The gold market has been on its heels in recent weeks, as equities have pushed to fresh all-time highs and overall risk aversion following the June 23rd Brexit referendum has dissipated. While we expect dips in gold to continue to be bought by investors, there is the possibility of additional downside in the yellow metal.
Recent price action in gold may also be indicative of position squaring and profit taking before two key central bank meetings this week.
On Wednesday, the U.S. FOMC will conclude its two day meeting on monetary policy. Fed Fund futures contracts show only a miniscule chance of a rate hike this week, but the odds of another rate hike in the coming months appear to be on the rise. Of course, general opinions on the pace and timing of further rate hikes can change quickly, and investors will be paying close attention to the central bank’s commentary regarding rates.
A more hawkish sounding Fed could potentially boost the dollar and drive selling in gold and precious metals, while commentary that is more on the dovish side of the ledger could potentially put a halt to the recent dollar rally and give metals a boost.
The Bank of Japan will also be meeting this week and speculation has grown that the central bank will announce further easing measures. The outcome of this meeting could be particularly interesting as either outcome could be considered bullish for gold prices.
If the BOJ does ease further, rates will be driven further into negative territory in another sign that the era of global money printing and low, zero or even negative interest rates is far from over.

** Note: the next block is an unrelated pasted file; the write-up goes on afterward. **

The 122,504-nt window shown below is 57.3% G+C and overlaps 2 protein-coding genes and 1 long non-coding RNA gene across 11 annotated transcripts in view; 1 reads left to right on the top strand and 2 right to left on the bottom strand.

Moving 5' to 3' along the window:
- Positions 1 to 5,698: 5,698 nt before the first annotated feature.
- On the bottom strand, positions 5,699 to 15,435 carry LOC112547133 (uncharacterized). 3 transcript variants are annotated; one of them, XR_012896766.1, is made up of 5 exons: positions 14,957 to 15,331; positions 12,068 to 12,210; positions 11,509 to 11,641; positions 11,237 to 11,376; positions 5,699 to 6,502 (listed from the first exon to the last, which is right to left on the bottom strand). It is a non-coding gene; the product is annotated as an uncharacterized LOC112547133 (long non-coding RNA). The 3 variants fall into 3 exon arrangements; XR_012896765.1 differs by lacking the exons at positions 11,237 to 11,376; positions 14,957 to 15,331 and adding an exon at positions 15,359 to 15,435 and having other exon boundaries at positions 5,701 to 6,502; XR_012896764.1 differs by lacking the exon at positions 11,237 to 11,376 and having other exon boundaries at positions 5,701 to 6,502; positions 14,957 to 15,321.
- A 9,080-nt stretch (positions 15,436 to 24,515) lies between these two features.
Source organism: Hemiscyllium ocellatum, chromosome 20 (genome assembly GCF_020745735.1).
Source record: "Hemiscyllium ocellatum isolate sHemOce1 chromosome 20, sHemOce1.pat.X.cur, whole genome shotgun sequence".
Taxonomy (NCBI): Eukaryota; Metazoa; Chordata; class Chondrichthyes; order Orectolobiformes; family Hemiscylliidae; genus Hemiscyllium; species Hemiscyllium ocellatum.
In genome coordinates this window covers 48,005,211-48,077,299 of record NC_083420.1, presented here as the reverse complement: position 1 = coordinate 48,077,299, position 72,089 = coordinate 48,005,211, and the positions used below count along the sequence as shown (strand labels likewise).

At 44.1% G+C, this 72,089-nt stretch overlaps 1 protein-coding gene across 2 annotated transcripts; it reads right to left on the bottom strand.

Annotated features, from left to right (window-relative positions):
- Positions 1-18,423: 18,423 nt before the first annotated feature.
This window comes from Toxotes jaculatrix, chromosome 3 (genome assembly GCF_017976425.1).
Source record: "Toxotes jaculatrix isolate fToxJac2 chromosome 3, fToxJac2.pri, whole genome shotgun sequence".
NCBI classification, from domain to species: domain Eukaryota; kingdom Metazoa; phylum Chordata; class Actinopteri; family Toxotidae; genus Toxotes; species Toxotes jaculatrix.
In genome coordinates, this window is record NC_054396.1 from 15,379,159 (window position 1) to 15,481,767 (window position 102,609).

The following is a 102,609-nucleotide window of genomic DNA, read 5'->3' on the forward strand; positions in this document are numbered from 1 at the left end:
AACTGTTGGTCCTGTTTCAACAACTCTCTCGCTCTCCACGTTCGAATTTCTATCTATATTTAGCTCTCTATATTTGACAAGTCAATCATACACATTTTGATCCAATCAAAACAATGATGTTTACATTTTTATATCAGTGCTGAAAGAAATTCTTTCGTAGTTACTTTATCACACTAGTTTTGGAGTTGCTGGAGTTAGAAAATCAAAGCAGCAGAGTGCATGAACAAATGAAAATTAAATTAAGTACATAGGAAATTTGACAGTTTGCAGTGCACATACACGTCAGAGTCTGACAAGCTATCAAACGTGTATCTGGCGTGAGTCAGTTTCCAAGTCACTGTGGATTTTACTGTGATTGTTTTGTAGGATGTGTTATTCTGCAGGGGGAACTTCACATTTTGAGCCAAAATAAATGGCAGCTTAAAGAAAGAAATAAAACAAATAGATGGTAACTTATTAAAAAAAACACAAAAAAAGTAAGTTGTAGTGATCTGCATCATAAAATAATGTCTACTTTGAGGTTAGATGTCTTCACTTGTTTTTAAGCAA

On the other hand, if the BOJ stands pat for now, it could give the yen a boost, and gold prices frequently show a positive correlation to the Japanese currency.
While the ECB did not ease further at its policy meeting last week, it did seemingly leave the door wide open for further stimulus measures as the region continues to fight deflationary pressures and the effects of Brexit remain unknown.
The bottom line in this really seems to be: How much can the U.S. raise rates while so many other nations are still easing?
It would seem to make sense that the path of additional hikes by the Fed will remain very slow and incremental. Overly aggressive changes to monetary policy could not only put the brakes on domestic economic activity, but a divergence between the U.S. and other nations could potentially stoke volatility across markets including currencies, interest rates and more.
While gold investors may be taking a wait and see approach this week ahead of these central bank meetings, we would expect buying interest in the yellow metal to resume.
On another note, as the U.S. Presidential election approaches, it stands to reason that gold may see further interest as the uncertainty surrounding the potential outcome drives investors from risk assets into perceived safe havens.
There have already been numerous pieces written about the potential effects on gold that a Trump victory could have, with an analyst from ABN Amro even suggesting that a Trump Presidency could push gold prices higher by $500 per ounce or more.
This is a topic that will likely drive gold in the coming months, as any significant changes in monetary policy are unlikely. In the short-term, however, gold will likely take its cues from central bank activity, equity markets and overall risk appetite or aversion.